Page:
Kerala state film awards
South Indian International Movie Awards
Asianet Film Awards
Ramu Karyat Awards
Asiavision Awards


As directorEdit

Year Film Writer Notes
1998 Oru Maravathoor Kanavu Sreenivasan
1999 Chandranudikkunna Dikkil Babu Janardhanan
2001 Randaam Bhavam Ranjan Pramod
2002 Meesa Madhavan Ranjan Pramod
2003 Pattalam Reji Nair
2004 Rasikan Murali Gopy
2005 Chanthupottu Benny P Nayarambalam
2006 Achanurangatha Veedu Babu Janardhanan
Classmates James Albert
2007 Arabikkatha Iqbal Kuttippuram
2008 Mulla M. Sindhuraj
2009 Neelathaamara M. T. Vasudevan Nair
Kerala Cafe C.V. Sreeraman Segment: Puramkazchakal
2010 Elsamma Enna Aankutty M. Sindhuraj
2012 Spanish Masala Benny P Nayarambalam
Diamond Necklace Iqbal Kuttippuram
Ayalum Njanum Thammil Bobby Sanjay
2013 Immanuel A.C. Vijeesh
Pullipulikalum Aattinkuttiyum M. Sindhuraj
Ezhu Sundara Rathrikal James Albert
2014 Vikramadithyan Iqbal Kuttippuram
2015 Nee-Na Venugopal Ramachandran
2017 Velipadinte Pustakam Benny P Nayarambalam
2018 Thattumpurath Achuthan M. Sindhuraj
2019 Nalpathiyonnu (41) P G Prageesh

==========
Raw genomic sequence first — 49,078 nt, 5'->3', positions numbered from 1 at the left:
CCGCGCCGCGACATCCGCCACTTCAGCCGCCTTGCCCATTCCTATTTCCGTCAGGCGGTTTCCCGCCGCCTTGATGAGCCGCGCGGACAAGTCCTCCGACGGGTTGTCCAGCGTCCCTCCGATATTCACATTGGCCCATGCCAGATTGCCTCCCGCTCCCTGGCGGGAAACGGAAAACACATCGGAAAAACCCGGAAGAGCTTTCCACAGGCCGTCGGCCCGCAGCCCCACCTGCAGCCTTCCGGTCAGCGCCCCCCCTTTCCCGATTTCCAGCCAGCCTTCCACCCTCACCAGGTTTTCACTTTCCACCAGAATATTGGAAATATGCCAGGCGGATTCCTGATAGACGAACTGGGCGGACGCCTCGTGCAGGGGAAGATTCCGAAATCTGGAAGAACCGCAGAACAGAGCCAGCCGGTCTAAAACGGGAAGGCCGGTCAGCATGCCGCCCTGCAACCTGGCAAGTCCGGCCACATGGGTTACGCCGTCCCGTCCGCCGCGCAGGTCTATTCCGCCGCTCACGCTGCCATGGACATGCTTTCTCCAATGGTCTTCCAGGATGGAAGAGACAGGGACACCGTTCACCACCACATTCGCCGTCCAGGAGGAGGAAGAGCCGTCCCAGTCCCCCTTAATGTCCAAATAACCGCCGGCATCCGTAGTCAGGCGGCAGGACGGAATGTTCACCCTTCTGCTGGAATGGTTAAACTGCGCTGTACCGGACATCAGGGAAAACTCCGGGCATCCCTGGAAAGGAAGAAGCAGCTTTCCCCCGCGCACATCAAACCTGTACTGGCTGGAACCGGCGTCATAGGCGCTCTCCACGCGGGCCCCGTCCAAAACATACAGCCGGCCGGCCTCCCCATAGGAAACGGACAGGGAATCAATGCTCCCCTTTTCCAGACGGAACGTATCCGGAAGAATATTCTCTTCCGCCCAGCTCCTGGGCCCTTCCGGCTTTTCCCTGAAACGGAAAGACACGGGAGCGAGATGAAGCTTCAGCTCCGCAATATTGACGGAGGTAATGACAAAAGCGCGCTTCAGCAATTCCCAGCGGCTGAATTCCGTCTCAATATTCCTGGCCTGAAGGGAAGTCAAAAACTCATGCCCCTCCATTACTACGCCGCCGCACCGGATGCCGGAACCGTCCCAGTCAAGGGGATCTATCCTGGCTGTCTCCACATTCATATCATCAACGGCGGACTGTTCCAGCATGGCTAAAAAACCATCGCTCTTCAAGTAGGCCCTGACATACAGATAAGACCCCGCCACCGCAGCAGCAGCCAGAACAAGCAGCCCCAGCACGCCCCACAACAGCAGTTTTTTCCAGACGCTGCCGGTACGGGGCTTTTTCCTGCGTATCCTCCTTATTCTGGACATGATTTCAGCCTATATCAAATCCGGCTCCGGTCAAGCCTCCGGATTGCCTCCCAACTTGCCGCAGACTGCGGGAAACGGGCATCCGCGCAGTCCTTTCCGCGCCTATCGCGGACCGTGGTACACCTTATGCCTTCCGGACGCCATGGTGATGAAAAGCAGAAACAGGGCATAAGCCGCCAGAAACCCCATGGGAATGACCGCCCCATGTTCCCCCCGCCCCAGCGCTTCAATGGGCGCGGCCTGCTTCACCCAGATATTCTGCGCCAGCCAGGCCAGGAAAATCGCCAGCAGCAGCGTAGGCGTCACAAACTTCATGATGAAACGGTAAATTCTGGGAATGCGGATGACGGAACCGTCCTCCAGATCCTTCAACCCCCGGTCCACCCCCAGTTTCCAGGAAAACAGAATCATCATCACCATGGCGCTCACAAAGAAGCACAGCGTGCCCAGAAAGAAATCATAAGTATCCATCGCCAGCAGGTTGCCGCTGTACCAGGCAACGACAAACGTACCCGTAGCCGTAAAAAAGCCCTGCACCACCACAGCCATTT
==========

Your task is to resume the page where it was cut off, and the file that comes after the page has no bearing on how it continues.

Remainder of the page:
As second unit or assistant directorEdit

  • Meenathil Thalikettu (1998) (story and associate director)
  • Krishnagudiyil Oru Pranayakalathu (1997) (assistant director)
  • Boothakannadi (1997) (associate director)
  • Manasam (1997) (assistant director)
  • Azhakiya Ravanan (1996) (associate director)
  • Udyana Palakan (1996) (associate director)
  • Mazhayethum Munpe (1995) (assistant director)
  • Maanthrikam (1995) (Associate director)
  • Sudinam (1994) (Associate director)
  • Vadhu Doctoranu (1994) (Associate director)
  • Bhoomi Geetham (1993) (assistant director)
  • Champakulam Thachan (1992) (assistant director)
  • Ennodishtam Koodamo (1992) (assistant director)
  • Pookkalam Varavayi (1991) (assistant director)
  • Ulladakkam (1991) (assistant director)
  • Pradeshika Varthakal (1989) (assistant director)
  • . Bhoothakkannadi (assistant director)



As producerEdit

As distributorEdit

As actorEdit


  • 2012 :Vivel Big Break (Surya TV) as Judge
  • 2018 : Nayika Nayakan (Mazhavil Manorama) as Judge
  • 2018 : Makkal (TV series) (Mazhavil Manorama) as Himself
  • 2019: Comedy Stars season 2 (asianet) as Judge

Recurring collaboratorsEdit

Music composer VidyaSagar has worked on 12 films out of Lal Jose's total 22 feature-length films. Sukumari had acted on 12 films, whereas Salim Kumar in 10 and Biju Menon in 9 and Dileep, Indrajith, Jagathy Sreekumar and Suraj Venjaramoodu were appeared on 7 films.Dubbing artiste Sreeja Ravi works as heroine voice for many films.

Films Dileep Biju Menon Indrajith Samvrutha Sunil Jagathy Sreekumar Nedumudi Venu Sukumari Sreenivasan Salim Kumar Kunchako Boban Vidyasagar Suraj Venjaramoodu Sreeja Ravi